This underwater death machine has one mission: Destroy the starfish

This underwater death machine has one mission: Destroy the starfish

Australia‘s Great Barrier Reef is dying. Decades of human intervention have left the UNESCO World Heritage site reeling from the consequences of industrialization — water pollution and climate change, chief among them.

But it’s another threat, this one caused by nature but exacerbated by humans, that could prove most imminent: overfishing.

By removing natural predators from the reef, Australia is now experiencing a “bloom” of crown-of-thorns starfish. Without predators, the reef offers an ideal habitat for the gorgeous, and destructive creatures, each of which may reach one meter in size. While a naturally present species, recent years have seen the decline of its primary predator, the giant triton. With the triton gone, the starfish is running amok and wreaking havoc on an already delicate ecosystem.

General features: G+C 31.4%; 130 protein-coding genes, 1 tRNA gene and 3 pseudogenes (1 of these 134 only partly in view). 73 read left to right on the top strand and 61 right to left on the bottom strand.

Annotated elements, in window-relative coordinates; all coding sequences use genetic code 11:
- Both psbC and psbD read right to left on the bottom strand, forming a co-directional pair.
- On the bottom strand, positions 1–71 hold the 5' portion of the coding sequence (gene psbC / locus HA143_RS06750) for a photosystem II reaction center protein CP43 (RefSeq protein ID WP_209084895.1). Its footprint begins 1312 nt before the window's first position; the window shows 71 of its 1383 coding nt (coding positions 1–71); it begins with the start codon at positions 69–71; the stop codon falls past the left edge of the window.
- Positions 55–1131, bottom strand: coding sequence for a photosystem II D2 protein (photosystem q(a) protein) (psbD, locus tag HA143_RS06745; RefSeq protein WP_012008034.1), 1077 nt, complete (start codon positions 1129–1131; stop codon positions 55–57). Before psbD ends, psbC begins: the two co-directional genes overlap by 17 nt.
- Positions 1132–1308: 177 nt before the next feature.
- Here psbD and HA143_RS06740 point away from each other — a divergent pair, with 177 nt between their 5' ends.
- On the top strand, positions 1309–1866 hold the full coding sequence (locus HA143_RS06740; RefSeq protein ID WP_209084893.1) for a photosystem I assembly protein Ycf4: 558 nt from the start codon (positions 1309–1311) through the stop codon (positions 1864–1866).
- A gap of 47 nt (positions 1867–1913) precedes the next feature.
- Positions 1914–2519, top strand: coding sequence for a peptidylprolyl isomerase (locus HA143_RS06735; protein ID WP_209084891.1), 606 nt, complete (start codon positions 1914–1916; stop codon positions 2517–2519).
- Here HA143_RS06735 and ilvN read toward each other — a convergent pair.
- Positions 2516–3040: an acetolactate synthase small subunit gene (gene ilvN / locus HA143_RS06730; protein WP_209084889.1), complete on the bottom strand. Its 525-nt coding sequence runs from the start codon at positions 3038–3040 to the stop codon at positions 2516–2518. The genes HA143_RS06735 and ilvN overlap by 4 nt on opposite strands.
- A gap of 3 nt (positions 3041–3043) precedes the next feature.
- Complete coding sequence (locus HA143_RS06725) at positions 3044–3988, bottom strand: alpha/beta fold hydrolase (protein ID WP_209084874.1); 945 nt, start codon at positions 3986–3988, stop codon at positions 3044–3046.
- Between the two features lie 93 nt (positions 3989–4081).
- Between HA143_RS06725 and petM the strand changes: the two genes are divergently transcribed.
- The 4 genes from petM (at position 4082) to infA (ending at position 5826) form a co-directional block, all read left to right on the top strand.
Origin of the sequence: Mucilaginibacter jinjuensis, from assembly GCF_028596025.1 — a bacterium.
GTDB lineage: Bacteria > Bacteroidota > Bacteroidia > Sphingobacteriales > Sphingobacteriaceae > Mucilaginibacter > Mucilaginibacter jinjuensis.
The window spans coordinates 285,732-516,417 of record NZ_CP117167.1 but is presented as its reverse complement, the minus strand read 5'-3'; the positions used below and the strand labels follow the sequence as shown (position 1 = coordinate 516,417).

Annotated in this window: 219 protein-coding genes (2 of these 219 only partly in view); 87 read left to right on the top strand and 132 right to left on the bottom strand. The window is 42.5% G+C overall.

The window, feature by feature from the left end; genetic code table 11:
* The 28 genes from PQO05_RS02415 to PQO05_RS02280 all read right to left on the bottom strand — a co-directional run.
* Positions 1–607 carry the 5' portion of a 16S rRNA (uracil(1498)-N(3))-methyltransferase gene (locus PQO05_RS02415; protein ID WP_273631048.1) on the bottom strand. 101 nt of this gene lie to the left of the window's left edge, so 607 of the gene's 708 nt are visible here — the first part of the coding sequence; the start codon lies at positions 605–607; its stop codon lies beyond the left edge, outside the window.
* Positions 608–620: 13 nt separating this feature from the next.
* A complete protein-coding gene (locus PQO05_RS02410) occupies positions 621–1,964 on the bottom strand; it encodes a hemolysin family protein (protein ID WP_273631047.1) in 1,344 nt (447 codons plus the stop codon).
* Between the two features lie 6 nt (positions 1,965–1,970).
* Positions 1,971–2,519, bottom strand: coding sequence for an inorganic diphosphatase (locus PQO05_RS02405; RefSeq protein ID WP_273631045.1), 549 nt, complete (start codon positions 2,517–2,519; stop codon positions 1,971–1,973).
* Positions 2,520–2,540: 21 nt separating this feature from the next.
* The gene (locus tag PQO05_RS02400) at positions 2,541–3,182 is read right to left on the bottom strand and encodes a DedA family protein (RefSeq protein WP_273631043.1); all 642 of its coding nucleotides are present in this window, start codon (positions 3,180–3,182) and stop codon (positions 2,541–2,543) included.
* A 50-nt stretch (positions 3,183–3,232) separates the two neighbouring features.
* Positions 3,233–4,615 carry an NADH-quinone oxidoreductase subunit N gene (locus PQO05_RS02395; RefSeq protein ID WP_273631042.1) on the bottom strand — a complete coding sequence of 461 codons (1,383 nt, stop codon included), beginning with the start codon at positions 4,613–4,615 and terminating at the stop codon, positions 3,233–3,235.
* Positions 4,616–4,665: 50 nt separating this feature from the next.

Enter, RangerBot.

In 2015, researchers at Queensland University of Technology (QUT) first unveiled a solution, known then as the Crown-Of-Thorns-Starfish robot (COTSbot). After initial testing, the team reported that the autonomous underwater drone was able to identify crown-of-thorns starfish with a staggering 99 percent accuracy. Better still, it was fitted with a tool to inject the species, upon identification, with a chemical mixture that first causes their skin to blister, and then leads to death.

Credit: Queensland University of Technology